Loving our Enemies

 I posted the following in commemoration of 9/11.  It is pertinent here because its core asks the reader to reflect upon the question as to whether we are our brother’s keeper or whether, instead, existence is only about us, and materialism.

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“Change internally, within each of us, often does not manifest itself immediately but, over time, it will.  September 11, 2001, awakened us to the fact that life is more than the pursuit of expensive cars and homes.  It is more than securing our prestige and our status.  It is more than happiness with our families, in fact.  We have come to understand that we enter this world, alone, and we go out of it, alone. That is what 9/11 forced us to acknowledge. So what have we done with our deepened consciousness?  How have we related, and how will we yet relate, to one another, including our enemies?

We are in the process of becoming, not only in America, but in this world.  It appears that the world’s people are evolving somewhat more quickly than are Americans, at this point in time.  The German Chancellor has taken multitudes of refugees into her nation.  Other nations have done the same.  Yet, here in America, some governors have been maneuvering to keep their state’s limit of refugees as low as possible.  Americans, as I see it, have been in the wilderness of undue self-interest for almost a half-century. Perhaps, with the emerging generosity of others in the world to those less fortunate than themselves, Americans, also, will recognize that we are all one, both in our nation and in our world.

Mahatma Gandhi had said, ” ‘An eye for an eye’ will only make all of us blind.” Spiritual leaders of all religions have long understood that only love can overcome hate, anger, and selfishness to create peace for all. People throughout our nation and world must finally acknowledge this spiritual truth if we are to survive on this planet.  That means we must care for our neighbors as ourselves. 9/11 awakened us to that spiritual truth. Now, we must let that truth further evolve in our souls, and emerge – sooner than later – outward to the reality of the living world, day in and day out.  Difficult as it often is, we must learn to love our enemies.  They are one with us – equal human beings, capable of both good and evil.”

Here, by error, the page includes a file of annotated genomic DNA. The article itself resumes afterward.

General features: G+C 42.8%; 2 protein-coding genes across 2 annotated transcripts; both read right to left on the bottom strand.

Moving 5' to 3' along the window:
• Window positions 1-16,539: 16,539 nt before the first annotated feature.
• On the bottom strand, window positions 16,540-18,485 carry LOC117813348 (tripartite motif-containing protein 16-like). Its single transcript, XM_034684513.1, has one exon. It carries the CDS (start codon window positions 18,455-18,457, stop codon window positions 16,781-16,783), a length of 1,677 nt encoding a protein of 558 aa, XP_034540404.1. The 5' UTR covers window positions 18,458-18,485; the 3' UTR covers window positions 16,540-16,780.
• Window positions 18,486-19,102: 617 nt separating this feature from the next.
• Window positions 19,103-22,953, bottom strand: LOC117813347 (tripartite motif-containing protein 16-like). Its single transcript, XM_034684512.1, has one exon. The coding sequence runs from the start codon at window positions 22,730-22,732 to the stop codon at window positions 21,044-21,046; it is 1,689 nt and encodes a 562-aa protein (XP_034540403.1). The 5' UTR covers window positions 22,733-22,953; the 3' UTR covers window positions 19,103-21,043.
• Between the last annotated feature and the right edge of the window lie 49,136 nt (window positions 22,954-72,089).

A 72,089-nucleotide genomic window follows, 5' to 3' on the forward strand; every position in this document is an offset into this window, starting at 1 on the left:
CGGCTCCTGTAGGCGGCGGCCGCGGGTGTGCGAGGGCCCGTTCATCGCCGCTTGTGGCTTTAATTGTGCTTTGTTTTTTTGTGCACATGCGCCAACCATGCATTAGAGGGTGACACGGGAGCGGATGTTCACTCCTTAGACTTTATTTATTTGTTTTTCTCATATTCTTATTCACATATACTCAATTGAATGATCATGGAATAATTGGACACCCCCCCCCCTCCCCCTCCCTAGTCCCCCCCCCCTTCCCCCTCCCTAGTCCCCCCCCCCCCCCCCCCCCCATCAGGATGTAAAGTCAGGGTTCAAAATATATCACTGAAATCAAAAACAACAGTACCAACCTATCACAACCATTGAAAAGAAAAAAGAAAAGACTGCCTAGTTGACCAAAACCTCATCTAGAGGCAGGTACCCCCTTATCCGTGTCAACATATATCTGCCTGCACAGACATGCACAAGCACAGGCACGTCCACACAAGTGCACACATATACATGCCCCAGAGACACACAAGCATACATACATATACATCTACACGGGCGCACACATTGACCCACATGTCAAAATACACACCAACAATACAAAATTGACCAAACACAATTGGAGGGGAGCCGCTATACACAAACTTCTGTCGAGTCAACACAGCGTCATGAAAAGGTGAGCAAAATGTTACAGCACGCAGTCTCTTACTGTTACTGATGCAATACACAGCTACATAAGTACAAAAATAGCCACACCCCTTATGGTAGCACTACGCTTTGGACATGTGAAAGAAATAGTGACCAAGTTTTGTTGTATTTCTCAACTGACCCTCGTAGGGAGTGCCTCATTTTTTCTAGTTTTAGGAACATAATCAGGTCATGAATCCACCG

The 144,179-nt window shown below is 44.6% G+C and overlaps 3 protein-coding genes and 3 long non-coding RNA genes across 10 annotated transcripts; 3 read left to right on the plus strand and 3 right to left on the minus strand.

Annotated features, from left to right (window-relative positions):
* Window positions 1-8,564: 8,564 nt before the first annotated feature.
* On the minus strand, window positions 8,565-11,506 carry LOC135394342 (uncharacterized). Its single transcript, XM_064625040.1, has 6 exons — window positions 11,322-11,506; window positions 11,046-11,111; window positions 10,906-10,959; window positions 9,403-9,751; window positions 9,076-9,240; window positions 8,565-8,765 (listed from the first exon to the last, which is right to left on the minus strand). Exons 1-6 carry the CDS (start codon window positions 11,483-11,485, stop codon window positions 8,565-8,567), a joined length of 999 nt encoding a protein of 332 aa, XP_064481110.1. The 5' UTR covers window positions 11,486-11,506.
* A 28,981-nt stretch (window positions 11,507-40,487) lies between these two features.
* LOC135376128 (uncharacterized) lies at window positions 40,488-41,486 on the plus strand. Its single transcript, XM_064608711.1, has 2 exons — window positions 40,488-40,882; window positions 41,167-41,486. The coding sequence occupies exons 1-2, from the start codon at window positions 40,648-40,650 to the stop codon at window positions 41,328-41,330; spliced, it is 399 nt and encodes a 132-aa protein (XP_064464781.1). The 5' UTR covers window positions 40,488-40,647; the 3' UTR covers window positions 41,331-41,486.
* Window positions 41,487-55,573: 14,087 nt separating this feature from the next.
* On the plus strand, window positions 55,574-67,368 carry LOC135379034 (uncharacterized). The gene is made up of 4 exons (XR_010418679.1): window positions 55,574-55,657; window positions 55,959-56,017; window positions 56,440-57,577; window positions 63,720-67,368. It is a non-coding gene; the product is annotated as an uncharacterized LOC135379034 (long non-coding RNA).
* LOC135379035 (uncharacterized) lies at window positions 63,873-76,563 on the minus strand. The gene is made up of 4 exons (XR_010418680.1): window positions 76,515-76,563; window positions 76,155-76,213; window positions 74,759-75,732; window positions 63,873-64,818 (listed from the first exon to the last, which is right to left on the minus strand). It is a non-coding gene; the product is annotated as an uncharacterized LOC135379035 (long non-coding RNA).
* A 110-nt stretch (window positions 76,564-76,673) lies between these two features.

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4 Responses to Loving our Enemies

  1. What we most need is not love but rather reason.
    People should pursue their self-interest, but need to make sure they understand what is truly in their self-interest.
    Overemphasis on whether and how much to help others distorts moral thinking.

    • The words below by St. Paul are the best of moral thinking, given to the world, in my opinion. I would like to share his thoughts with you and with my readers:

      I Corinthians 13, 1 – 13: